Accurate Human Motion Estimation Using Inertia Measurement Units for Use in Biomechanical Analysis
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Vision-based motion capture systems (MCSs) are often used as a way to create full-body virtual models of human beings, for applications ranging from movie Computer-Generated Imagery (CGI) to biomechanical analysis of human movements to medical purposes. However, vision-based MCS are often very expensive and require long and complicated preparation procedures. This study aimed to use inertial measurement units (IMUs), which are significantly more cost-effective and easier to use than visual-based MCSs, in order to create a motion capture system with accuracy comparable to that of visual motion capture systems. The IMUs used for the system include 3-axis gyroscopes, 3-axis accelerometers, and 3-axis magnetometers. A novel algorithm is introduced for orientation estimations which makes two position estimates—one using the gyroscope and one using a combination of the accelerometer and magnetometer—and an average is found between the two. Preliminary tests involving a subject performing shoulder abductions/adductions, elbow flexions/extensions, and hip flexions/extensions revealed low root-mean-squared error values and high correlation between joint angles calculated concurrently using the visual- and IMU-based motion capture systems. The ultimate goal of this application is to develop a graphical user interface (GUI) that can facilitate the accurate biomechanical analyses of the human and/or animal movement using kinematic data (e.g., 3D orientation) from low-cost and easy-to-use IMUs. Ultimately, the algorithm is expected to be made open-source, and this application will enable a more affordable, accessible, and portable biomechanics lab of human movement analysis for researchers and provide simple ways for clinicians to diagnose pathological movements of their patients.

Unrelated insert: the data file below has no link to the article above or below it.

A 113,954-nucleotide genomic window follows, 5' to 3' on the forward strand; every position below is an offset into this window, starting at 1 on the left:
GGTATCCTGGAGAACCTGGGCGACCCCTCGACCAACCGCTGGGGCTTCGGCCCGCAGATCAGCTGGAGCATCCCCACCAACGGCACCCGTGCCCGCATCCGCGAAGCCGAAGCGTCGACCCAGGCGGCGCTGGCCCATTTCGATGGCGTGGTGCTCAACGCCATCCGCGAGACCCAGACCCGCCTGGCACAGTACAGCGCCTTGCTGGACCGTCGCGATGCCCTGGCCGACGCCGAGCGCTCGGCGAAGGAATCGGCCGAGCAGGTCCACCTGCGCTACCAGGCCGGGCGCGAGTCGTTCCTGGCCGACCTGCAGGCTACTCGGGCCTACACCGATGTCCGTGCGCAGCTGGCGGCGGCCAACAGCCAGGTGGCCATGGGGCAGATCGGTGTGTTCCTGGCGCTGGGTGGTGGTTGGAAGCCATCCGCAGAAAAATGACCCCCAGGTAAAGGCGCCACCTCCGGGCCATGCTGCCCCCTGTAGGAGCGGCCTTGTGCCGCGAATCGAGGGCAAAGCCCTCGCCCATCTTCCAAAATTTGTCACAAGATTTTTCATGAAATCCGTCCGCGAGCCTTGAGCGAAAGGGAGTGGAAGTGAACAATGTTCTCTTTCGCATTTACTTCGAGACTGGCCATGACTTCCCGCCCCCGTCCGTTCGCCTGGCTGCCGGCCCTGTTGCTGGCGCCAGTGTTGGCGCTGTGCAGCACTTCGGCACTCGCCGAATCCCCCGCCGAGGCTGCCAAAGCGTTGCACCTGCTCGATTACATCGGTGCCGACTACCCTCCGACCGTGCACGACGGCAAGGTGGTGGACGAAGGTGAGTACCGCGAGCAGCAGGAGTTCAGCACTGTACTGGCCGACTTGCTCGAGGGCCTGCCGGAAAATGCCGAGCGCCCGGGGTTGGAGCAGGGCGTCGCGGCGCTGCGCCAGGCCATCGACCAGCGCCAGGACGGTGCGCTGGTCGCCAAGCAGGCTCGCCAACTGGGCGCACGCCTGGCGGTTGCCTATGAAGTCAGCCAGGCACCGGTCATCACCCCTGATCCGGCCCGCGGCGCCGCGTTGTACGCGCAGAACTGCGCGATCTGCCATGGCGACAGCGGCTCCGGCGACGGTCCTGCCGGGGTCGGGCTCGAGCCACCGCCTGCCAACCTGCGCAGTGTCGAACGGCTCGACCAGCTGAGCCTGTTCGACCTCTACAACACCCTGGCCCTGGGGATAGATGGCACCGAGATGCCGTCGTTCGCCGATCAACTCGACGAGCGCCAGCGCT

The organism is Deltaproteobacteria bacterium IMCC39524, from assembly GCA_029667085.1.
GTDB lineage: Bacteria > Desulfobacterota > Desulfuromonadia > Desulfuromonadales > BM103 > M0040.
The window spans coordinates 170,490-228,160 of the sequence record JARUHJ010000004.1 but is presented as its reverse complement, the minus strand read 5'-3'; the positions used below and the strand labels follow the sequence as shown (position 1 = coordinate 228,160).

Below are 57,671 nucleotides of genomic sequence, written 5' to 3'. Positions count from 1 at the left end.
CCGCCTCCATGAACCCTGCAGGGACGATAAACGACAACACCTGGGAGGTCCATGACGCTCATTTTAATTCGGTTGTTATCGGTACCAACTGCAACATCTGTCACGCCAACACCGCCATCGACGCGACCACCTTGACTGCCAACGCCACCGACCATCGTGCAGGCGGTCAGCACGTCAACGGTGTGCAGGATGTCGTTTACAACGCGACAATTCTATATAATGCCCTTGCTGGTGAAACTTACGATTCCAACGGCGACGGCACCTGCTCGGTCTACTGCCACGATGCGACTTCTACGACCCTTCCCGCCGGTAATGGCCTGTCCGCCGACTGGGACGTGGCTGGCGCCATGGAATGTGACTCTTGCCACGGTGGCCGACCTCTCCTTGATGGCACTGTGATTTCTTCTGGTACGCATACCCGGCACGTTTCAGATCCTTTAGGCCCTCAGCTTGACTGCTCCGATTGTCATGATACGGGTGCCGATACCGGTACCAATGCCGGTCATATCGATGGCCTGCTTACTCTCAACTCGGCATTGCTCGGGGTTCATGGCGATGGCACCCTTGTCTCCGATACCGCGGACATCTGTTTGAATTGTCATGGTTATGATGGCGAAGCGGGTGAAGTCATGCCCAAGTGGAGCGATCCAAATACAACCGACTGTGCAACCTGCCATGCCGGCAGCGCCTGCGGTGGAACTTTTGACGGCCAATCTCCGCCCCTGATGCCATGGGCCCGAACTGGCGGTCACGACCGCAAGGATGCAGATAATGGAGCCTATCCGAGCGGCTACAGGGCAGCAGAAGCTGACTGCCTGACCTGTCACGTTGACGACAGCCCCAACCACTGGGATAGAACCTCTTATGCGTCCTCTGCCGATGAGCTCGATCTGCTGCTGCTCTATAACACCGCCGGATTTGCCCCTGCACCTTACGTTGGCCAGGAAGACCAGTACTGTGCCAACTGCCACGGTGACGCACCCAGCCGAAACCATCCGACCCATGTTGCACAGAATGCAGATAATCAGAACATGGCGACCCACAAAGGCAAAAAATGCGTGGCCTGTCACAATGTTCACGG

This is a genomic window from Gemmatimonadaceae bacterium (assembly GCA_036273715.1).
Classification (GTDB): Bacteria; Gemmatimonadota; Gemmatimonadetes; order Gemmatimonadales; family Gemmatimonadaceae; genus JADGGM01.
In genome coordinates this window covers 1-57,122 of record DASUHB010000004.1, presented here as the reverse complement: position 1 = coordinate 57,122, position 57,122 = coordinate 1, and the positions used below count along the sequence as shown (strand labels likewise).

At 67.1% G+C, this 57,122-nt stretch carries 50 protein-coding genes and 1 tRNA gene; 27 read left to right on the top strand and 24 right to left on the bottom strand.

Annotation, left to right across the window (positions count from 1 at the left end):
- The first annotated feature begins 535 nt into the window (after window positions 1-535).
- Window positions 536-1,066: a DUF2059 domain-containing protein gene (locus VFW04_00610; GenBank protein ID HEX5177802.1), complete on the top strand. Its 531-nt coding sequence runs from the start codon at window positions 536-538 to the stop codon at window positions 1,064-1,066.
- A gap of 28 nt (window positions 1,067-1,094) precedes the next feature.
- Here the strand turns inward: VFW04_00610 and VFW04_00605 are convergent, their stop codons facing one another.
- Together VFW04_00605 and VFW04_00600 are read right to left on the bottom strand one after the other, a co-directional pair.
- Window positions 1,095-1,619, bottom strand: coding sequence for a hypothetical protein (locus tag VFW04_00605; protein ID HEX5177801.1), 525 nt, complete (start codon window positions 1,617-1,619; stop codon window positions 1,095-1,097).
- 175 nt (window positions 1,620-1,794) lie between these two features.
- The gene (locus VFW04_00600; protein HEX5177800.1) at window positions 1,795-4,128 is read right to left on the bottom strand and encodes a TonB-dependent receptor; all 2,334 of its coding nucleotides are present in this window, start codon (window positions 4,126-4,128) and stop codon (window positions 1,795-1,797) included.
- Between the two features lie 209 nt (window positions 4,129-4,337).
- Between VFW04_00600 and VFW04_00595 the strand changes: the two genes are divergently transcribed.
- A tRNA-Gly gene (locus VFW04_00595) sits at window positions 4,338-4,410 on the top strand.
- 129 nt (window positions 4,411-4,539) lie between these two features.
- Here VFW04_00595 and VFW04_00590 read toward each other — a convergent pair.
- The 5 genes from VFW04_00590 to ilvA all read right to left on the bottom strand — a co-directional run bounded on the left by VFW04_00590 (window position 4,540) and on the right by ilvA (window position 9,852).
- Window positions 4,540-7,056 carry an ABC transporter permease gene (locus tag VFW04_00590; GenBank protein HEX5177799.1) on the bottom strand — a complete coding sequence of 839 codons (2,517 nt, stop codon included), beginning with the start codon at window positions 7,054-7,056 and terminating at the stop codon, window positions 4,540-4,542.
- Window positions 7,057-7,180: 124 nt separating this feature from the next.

Hahn, Wyatt; Marr, Tyler (2018). Accurate Human Motion Estimation Using Inertia Measurement Units for Use in Biomechanical Analysis. Undergraduate Research Scholars Program. Available electronically from